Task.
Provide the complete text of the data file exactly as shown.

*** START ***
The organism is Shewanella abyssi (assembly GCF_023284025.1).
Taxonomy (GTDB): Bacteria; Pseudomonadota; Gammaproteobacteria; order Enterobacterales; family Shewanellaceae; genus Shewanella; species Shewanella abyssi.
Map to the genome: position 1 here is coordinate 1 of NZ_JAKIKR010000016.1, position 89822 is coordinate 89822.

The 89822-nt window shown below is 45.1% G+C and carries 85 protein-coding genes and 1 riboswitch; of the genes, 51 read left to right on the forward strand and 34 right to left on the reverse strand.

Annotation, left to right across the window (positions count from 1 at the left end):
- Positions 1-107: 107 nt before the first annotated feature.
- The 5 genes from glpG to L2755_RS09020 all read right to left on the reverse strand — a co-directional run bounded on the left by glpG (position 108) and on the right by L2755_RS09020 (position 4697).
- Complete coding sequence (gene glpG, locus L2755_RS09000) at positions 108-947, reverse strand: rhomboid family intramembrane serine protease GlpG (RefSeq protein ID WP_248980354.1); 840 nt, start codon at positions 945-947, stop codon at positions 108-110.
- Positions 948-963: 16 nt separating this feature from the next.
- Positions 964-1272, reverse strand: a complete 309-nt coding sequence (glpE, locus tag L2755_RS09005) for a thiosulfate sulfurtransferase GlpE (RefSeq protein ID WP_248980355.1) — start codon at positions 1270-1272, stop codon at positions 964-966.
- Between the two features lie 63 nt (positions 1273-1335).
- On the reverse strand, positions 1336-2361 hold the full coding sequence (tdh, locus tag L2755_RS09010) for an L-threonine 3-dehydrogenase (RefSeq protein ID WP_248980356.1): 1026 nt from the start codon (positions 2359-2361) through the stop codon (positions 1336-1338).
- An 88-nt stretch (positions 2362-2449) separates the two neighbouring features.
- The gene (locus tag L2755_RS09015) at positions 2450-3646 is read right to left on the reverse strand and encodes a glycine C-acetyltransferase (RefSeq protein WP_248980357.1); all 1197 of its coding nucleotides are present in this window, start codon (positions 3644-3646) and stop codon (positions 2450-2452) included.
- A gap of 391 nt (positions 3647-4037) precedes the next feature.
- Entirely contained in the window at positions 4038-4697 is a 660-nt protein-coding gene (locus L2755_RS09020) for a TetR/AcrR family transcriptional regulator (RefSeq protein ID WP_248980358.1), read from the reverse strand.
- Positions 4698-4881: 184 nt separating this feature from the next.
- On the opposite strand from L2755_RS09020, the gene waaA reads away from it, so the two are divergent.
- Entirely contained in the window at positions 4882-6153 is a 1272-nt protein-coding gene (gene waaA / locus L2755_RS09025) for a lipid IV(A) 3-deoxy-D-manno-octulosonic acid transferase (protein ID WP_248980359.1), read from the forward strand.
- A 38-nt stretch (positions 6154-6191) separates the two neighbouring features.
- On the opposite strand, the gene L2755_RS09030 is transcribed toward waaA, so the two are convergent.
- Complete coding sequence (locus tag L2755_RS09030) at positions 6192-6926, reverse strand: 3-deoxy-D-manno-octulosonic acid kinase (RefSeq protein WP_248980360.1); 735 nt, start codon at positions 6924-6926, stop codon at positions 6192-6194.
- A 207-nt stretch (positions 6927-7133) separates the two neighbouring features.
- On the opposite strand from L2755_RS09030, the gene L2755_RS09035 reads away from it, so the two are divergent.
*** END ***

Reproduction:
The organism is Shewanella abyssi (assembly GCF_023284025.1).
Taxonomy (GTDB): Bacteria; Pseudomonadota; Gammaproteobacteria; order Enterobacterales; family Shewanellaceae; genus Shewanella; species Shewanella abyssi.
Map to the genome: position 1 here is coordinate 1 of NZ_JAKIKR010000016.1, position 89822 is coordinate 89822.

The 89822-nt window shown below is 45.1% G+C and carries 85 protein-coding genes and 1 riboswitch; of the genes, 51 read left to right on the forward strand and 34 right to left on the reverse strand.

Annotation, left to right across the window (positions count from 1 at the left end):
- Positions 1-107: 107 nt before the first annotated feature.
- The 5 genes from glpG to L2755_RS09020 all read right to left on the reverse strand — a co-directional run bounded on the left by glpG (position 108) and on the right by L2755_RS09020 (position 4697).
- Complete coding sequence (gene glpG, locus L2755_RS09000) at positions 108-947, reverse strand: rhomboid family intramembrane serine protease GlpG (RefSeq protein ID WP_248980354.1); 840 nt, start codon at positions 945-947, stop codon at positions 108-110.
- Positions 948-963: 16 nt separating this feature from the next.
- Positions 964-1272, reverse strand: a complete 309-nt coding sequence (glpE, locus tag L2755_RS09005) for a thiosulfate sulfurtransferase GlpE (RefSeq protein ID WP_248980355.1) — start codon at positions 1270-1272, stop codon at positions 964-966.
- Between the two features lie 63 nt (positions 1273-1335).
- On the reverse strand, positions 1336-2361 hold the full coding sequence (tdh, locus tag L2755_RS09010) for an L-threonine 3-dehydrogenase (RefSeq protein ID WP_248980356.1): 1026 nt from the start codon (positions 2359-2361) through the stop codon (positions 1336-1338).
- An 88-nt stretch (positions 2362-2449) separates the two neighbouring features.
- The gene (locus tag L2755_RS09015) at positions 2450-3646 is read right to left on the reverse strand and encodes a glycine C-acetyltransferase (RefSeq protein WP_248980357.1); all 1197 of its coding nucleotides are present in this window, start codon (positions 3644-3646) and stop codon (positions 2450-2452) included.
- A gap of 391 nt (positions 3647-4037) precedes the next feature.
- Entirely contained in the window at positions 4038-4697 is a 660-nt protein-coding gene (locus L2755_RS09020) for a TetR/AcrR family transcriptional regulator (RefSeq protein ID WP_248980358.1), read from the reverse strand.
- Positions 4698-4881: 184 nt separating this feature from the next.
- On the opposite strand from L2755_RS09020, the gene waaA reads away from it, so the two are divergent.
- Entirely contained in the window at positions 4882-6153 is a 1272-nt protein-coding gene (gene waaA / locus L2755_RS09025) for a lipid IV(A) 3-deoxy-D-manno-octulosonic acid transferase (protein ID WP_248980359.1), read from the forward strand.
- A 38-nt stretch (positions 6154-6191) separates the two neighbouring features.
- On the opposite strand, the gene L2755_RS09030 is transcribed toward waaA, so the two are convergent.
- Complete coding sequence (locus tag L2755_RS09030) at positions 6192-6926, reverse strand: 3-deoxy-D-manno-octulosonic acid kinase (RefSeq protein WP_248980360.1); 735 nt, start codon at positions 6924-6926, stop codon at positions 6192-6194.
- A 207-nt stretch (positions 6927-7133) separates the two neighbouring features.
- On the opposite strand from L2755_RS09030, the gene L2755_RS09035 reads away from it, so the two are divergent.